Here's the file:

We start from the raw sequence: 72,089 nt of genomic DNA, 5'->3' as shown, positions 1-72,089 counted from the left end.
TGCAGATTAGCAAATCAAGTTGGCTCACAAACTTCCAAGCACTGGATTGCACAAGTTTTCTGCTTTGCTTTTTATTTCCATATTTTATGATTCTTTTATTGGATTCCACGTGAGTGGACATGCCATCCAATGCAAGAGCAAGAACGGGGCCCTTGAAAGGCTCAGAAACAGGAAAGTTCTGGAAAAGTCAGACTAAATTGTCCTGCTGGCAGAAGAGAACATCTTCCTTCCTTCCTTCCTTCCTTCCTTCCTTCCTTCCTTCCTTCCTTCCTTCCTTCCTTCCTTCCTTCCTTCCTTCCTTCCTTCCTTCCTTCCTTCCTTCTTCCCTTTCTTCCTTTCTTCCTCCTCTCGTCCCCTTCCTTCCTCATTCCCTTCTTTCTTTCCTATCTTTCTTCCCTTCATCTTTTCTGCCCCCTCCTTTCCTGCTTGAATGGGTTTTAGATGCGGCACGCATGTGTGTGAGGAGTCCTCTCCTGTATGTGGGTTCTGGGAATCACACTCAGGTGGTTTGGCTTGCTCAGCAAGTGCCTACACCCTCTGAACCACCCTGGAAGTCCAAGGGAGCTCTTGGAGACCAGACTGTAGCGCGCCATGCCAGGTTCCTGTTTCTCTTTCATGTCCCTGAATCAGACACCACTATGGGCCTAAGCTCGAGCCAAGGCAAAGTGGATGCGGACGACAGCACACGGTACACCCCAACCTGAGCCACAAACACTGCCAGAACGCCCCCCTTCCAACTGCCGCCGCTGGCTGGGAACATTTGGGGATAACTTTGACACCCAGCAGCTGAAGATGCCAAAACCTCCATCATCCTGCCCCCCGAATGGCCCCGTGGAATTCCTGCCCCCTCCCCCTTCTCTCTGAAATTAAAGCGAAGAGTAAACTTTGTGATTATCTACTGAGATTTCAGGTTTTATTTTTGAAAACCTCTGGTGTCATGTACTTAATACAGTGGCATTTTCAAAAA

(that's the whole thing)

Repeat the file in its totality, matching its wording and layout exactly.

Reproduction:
We start from the raw sequence: 72,089 nt of genomic DNA, 5'->3' as shown, positions 1-72,089 counted from the left end.
TGCAGATTAGCAAATCAAGTTGGCTCACAAACTTCCAAGCACTGGATTGCACAAGTTTTCTGCTTTGCTTTTTATTTCCATATTTTATGATTCTTTTATTGGATTCCACGTGAGTGGACATGCCATCCAATGCAAGAGCAAGAACGGGGCCCTTGAAAGGCTCAGAAACAGGAAAGTTCTGGAAAAGTCAGACTAAATTGTCCTGCTGGCAGAAGAGAACATCTTCCTTCCTTCCTTCCTTCCTTCCTTCCTTCCTTCCTTCCTTCCTTCCTTCCTTCCTTCCTTCCTTCCTTCCTTCCTTCCTTCCTTCCTTCCTTCCTTCTTCCCTTTCTTCCTTTCTTCCTCCTCTCGTCCCCTTCCTTCCTCATTCCCTTCTTTCTTTCCTATCTTTCTTCCCTTCATCTTTTCTGCCCCCTCCTTTCCTGCTTGAATGGGTTTTAGATGCGGCACGCATGTGTGTGAGGAGTCCTCTCCTGTATGTGGGTTCTGGGAATCACACTCAGGTGGTTTGGCTTGCTCAGCAAGTGCCTACACCCTCTGAACCACCCTGGAAGTCCAAGGGAGCTCTTGGAGACCAGACTGTAGCGCGCCATGCCAGGTTCCTGTTTCTCTTTCATGTCCCTGAATCAGACACCACTATGGGCCTAAGCTCGAGCCAAGGCAAAGTGGATGCGGACGACAGCACACGGTACACCCCAACCTGAGCCACAAACACTGCCAGAACGCCCCCCTTCCAACTGCCGCCGCTGGCTGGGAACATTTGGGGATAACTTTGACACCCAGCAGCTGAAGATGCCAAAACCTCCATCATCCTGCCCCCCGAATGGCCCCGTGGAATTCCTGCCCCCTCCCCCTTCTCTCTGAAATTAAAGCGAAGAGTAAACTTTGTGATTATCTACTGAGATTTCAGGTTTTATTTTTGAAAACCTCTGGTGTCATGTACTTAATACAGTGGCATTTTCAAAAA